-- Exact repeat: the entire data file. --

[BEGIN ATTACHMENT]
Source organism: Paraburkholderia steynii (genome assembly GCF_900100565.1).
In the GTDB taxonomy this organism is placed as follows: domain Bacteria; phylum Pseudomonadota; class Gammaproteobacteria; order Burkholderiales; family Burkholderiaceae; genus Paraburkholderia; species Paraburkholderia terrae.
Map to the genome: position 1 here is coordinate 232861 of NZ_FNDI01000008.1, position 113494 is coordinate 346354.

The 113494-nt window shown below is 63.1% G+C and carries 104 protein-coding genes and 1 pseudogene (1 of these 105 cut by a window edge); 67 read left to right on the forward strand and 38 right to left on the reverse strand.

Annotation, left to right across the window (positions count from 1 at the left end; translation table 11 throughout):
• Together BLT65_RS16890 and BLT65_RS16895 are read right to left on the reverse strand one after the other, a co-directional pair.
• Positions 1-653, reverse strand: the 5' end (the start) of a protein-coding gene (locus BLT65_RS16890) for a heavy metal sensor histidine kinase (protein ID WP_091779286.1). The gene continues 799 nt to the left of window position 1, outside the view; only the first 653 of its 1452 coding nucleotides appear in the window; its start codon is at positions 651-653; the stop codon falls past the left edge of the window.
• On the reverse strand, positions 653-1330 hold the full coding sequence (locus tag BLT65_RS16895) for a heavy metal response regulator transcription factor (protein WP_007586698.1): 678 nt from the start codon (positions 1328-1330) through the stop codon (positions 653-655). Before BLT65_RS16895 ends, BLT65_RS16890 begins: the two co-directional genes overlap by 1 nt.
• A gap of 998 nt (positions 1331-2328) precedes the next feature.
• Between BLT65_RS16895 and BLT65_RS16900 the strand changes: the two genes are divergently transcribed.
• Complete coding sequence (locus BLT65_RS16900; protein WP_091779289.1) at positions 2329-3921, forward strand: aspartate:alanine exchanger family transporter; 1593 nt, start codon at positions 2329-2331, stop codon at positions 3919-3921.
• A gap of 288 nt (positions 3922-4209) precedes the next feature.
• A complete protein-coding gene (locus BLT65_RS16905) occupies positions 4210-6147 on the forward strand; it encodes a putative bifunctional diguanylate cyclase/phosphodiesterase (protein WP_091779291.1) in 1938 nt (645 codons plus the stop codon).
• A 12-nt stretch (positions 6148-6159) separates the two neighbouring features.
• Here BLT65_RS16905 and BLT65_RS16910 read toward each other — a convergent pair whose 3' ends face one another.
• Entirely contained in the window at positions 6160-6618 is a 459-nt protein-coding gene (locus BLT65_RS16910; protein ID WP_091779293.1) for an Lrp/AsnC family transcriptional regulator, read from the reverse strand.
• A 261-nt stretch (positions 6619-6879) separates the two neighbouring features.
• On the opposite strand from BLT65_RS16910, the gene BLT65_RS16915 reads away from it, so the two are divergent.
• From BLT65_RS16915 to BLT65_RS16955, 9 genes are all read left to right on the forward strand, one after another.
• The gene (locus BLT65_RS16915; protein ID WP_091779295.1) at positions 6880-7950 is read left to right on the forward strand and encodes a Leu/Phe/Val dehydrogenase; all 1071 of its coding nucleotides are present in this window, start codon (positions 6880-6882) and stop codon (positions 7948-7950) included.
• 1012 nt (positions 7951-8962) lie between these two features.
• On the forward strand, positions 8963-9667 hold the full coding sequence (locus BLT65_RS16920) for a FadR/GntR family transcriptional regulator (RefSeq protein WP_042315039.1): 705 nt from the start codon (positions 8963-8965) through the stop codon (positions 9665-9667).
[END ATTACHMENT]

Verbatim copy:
Source organism: Paraburkholderia steynii (genome assembly GCF_900100565.1).
In the GTDB taxonomy this organism is placed as follows: domain Bacteria; phylum Pseudomonadota; class Gammaproteobacteria; order Burkholderiales; family Burkholderiaceae; genus Paraburkholderia; species Paraburkholderia terrae.
Map to the genome: position 1 here is coordinate 232861 of NZ_FNDI01000008.1, position 113494 is coordinate 346354.

The 113494-nt window shown below is 63.1% G+C and carries 104 protein-coding genes and 1 pseudogene (1 of these 105 cut by a window edge); 67 read left to right on the forward strand and 38 right to left on the reverse strand.

Annotation, left to right across the window (positions count from 1 at the left end; translation table 11 throughout):
• Together BLT65_RS16890 and BLT65_RS16895 are read right to left on the reverse strand one after the other, a co-directional pair.
• Positions 1-653, reverse strand: the 5' end (the start) of a protein-coding gene (locus BLT65_RS16890) for a heavy metal sensor histidine kinase (protein ID WP_091779286.1). The gene continues 799 nt to the left of window position 1, outside the view; only the first 653 of its 1452 coding nucleotides appear in the window; its start codon is at positions 651-653; the stop codon falls past the left edge of the window.
• On the reverse strand, positions 653-1330 hold the full coding sequence (locus tag BLT65_RS16895) for a heavy metal response regulator transcription factor (protein WP_007586698.1): 678 nt from the start codon (positions 1328-1330) through the stop codon (positions 653-655). Before BLT65_RS16895 ends, BLT65_RS16890 begins: the two co-directional genes overlap by 1 nt.
• A gap of 998 nt (positions 1331-2328) precedes the next feature.
• Between BLT65_RS16895 and BLT65_RS16900 the strand changes: the two genes are divergently transcribed.
• Complete coding sequence (locus BLT65_RS16900; protein WP_091779289.1) at positions 2329-3921, forward strand: aspartate:alanine exchanger family transporter; 1593 nt, start codon at positions 2329-2331, stop codon at positions 3919-3921.
• A gap of 288 nt (positions 3922-4209) precedes the next feature.
• A complete protein-coding gene (locus BLT65_RS16905) occupies positions 4210-6147 on the forward strand; it encodes a putative bifunctional diguanylate cyclase/phosphodiesterase (protein WP_091779291.1) in 1938 nt (645 codons plus the stop codon).
• A 12-nt stretch (positions 6148-6159) separates the two neighbouring features.
• Here BLT65_RS16905 and BLT65_RS16910 read toward each other — a convergent pair whose 3' ends face one another.
• Entirely contained in the window at positions 6160-6618 is a 459-nt protein-coding gene (locus BLT65_RS16910; protein ID WP_091779293.1) for an Lrp/AsnC family transcriptional regulator, read from the reverse strand.
• A 261-nt stretch (positions 6619-6879) separates the two neighbouring features.
• On the opposite strand from BLT65_RS16910, the gene BLT65_RS16915 reads away from it, so the two are divergent.
• From BLT65_RS16915 to BLT65_RS16955, 9 genes are all read left to right on the forward strand, one after another.
• The gene (locus BLT65_RS16915; protein ID WP_091779295.1) at positions 6880-7950 is read left to right on the forward strand and encodes a Leu/Phe/Val dehydrogenase; all 1071 of its coding nucleotides are present in this window, start codon (positions 6880-6882) and stop codon (positions 7948-7950) included.
• 1012 nt (positions 7951-8962) lie between these two features.
• On the forward strand, positions 8963-9667 hold the full coding sequence (locus BLT65_RS16920) for a FadR/GntR family transcriptional regulator (RefSeq protein WP_042315039.1): 705 nt from the start codon (positions 8963-8965) through the stop codon (positions 9665-9667).